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Land of Punt

A Mythical Country of Ancient Egypt ?

Land of Punt

If there is one thing we can say about ancient Egypt, it is that they liked to build monuments. Pyramids, temples, tombs, obelisks and statues dot the landscape of present-day Egypt. Not content with having built monuments, the Egyptians liked to decorate them: inscriptions, bas-reliefs and, where they survived, innumerable paintings and drawings. With documents written on papyrus (rolls of Egyptian paper) and clay tablets, they left us a remarkable insight into a culture that lasted 3,000 years, from around 3,000 BC up until the Roman era and the birth of Christ. In addition to informing us about themselves and their exploits, Egyptians also left us a wealth of information on the peoples who occupied the surrounding territories. Most of them are well known, but one of them remains an enigma. There are a number of references to trade missions to a place Egyptians called the Land of Punt. They considered it a place of great beauty, a sort of old Shangri-La, where life was easy, or at least, much easier than it was in Egypt. But what they don't tell us is where this land was actually located.

Unknown lands

Egyptians are the only ones to have spoken of the Land of Punt, which means either that it was not well connected with the outside world, or that it was known elsewhere by another name. In Egypt, the Land of Punt is mentioned throughout the history of civilization and it is almost always described in a positive way, generally in relation to the abundance of the resources which are available there and the good commercial relations between the two countries. Unlike almost all other countries known to Egyptians, who were still at war with a people, there is no record of wars or invasions between the two countries. The Land of Punt seems to have been considered as completely peaceful and harmonious, while being at the origin of many highly coveted commercial products.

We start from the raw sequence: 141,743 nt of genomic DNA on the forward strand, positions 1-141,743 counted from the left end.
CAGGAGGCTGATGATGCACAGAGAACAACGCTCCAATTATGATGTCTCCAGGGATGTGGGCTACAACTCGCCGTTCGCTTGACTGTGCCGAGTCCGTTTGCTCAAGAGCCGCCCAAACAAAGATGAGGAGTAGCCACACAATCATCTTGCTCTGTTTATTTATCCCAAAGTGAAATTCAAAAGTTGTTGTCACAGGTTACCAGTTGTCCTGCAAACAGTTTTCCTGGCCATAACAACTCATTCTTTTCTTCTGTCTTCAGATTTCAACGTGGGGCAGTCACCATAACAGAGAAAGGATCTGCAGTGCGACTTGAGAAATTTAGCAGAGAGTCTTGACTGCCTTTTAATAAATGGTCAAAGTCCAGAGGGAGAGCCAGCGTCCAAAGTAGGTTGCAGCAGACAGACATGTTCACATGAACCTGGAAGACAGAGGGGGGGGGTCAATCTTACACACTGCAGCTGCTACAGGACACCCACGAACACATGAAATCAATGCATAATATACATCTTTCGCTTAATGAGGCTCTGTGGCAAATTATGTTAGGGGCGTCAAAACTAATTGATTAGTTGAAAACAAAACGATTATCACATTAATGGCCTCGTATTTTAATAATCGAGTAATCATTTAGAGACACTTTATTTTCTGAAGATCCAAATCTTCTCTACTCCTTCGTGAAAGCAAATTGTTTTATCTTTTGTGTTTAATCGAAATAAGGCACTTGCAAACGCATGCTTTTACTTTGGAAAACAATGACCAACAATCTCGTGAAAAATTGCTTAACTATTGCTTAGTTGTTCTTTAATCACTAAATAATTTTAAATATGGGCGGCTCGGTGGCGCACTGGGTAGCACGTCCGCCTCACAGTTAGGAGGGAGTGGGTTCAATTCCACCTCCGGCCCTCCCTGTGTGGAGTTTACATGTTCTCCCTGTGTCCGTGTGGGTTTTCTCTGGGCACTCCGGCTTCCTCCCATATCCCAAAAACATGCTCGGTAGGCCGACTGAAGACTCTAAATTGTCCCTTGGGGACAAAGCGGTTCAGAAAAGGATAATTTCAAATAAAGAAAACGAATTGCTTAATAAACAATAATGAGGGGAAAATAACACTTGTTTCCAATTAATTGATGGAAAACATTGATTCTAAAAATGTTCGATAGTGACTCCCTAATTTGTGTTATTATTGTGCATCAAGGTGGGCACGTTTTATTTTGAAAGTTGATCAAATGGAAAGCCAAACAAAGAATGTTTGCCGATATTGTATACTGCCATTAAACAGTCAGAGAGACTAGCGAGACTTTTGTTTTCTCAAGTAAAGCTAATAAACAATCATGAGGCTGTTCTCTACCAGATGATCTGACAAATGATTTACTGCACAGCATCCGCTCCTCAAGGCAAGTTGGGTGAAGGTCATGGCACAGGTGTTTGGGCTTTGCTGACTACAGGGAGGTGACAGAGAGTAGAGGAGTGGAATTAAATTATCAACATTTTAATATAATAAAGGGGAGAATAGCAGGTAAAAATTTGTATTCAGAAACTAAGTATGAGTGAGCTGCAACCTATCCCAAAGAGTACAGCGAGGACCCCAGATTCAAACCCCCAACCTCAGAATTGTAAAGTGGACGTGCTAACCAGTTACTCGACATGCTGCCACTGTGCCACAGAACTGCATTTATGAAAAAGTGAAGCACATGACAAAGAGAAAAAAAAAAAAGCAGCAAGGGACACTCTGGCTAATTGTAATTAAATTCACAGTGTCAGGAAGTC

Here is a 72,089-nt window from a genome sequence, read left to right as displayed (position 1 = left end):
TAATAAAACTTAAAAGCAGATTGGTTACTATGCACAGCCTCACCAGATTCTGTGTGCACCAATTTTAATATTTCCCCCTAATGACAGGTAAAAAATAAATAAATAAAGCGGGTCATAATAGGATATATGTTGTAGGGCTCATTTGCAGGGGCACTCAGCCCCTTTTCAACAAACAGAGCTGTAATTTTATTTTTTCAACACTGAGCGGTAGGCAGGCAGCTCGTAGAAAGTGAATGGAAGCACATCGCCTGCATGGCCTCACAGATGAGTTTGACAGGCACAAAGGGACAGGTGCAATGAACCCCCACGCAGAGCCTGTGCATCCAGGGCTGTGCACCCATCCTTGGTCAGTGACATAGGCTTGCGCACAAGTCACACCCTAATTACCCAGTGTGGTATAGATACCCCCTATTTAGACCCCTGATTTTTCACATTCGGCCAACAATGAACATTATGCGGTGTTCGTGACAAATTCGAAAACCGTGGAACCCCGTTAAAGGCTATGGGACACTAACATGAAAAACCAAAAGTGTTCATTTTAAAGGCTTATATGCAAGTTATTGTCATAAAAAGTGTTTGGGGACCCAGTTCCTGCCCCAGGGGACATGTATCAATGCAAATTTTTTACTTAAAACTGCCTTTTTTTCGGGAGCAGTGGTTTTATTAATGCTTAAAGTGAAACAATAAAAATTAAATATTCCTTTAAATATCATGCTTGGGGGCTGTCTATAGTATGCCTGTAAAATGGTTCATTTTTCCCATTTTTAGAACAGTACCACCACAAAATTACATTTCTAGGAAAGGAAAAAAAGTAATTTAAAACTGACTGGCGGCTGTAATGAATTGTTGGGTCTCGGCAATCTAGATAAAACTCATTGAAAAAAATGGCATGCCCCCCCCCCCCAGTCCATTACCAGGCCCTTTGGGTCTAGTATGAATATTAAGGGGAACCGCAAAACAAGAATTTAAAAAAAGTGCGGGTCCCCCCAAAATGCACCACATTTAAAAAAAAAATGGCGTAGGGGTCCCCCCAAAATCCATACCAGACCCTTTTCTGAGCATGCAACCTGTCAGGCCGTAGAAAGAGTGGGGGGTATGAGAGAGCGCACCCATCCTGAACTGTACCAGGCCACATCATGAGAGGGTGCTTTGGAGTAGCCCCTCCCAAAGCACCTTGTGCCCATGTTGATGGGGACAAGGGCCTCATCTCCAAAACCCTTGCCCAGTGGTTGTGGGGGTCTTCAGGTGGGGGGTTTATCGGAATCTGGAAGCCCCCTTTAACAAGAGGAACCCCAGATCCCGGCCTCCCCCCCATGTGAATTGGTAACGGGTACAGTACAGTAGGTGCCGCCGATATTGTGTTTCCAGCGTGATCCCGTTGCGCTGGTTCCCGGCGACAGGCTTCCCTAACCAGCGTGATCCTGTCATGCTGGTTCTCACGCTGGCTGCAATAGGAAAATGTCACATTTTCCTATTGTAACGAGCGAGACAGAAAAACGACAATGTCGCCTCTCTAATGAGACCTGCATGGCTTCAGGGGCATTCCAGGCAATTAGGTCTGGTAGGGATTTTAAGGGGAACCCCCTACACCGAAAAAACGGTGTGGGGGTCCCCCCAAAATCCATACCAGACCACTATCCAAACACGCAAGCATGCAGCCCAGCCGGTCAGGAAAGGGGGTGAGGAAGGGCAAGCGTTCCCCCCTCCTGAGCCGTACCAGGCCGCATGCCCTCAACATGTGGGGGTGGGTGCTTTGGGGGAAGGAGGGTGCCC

The most complete account of the Land of Punt comes from the temple of Queen Hatshepsut at Deir el-Bahari, on the west bank of the Nile, in Upper Egypt, near the Valley of the Kings. On the second level of the three terraces that make up the building, vast bas-reliefs depict a commercial mission in the Land of Punt. These bas-reliefs are the only known ones that show the individuals and landscapes of a country other than Egypt, which gives an indication of the importance that Egyptians, who were otherwise very egocentric, attached to the Land of Punt.

Hatshepsut became queen on the death of her husband, Thutmose II. She reigned for 22 years, from 1479 to 1458 BC. Belonging to the 18th dynasty, she was a direct ancestor of Tutankhamun, who ascended to the throne about a century later. Although unusual in Egypt, the coronation of a queen was not without precedent, however. The reign of Hatshepsut coincides with a period of prosperity and stability, which is reflected in the amount of construction work carried out during her life, including the mortuary temple which would allow her to ensure that she would not be forgotten not after her death.

Trade missions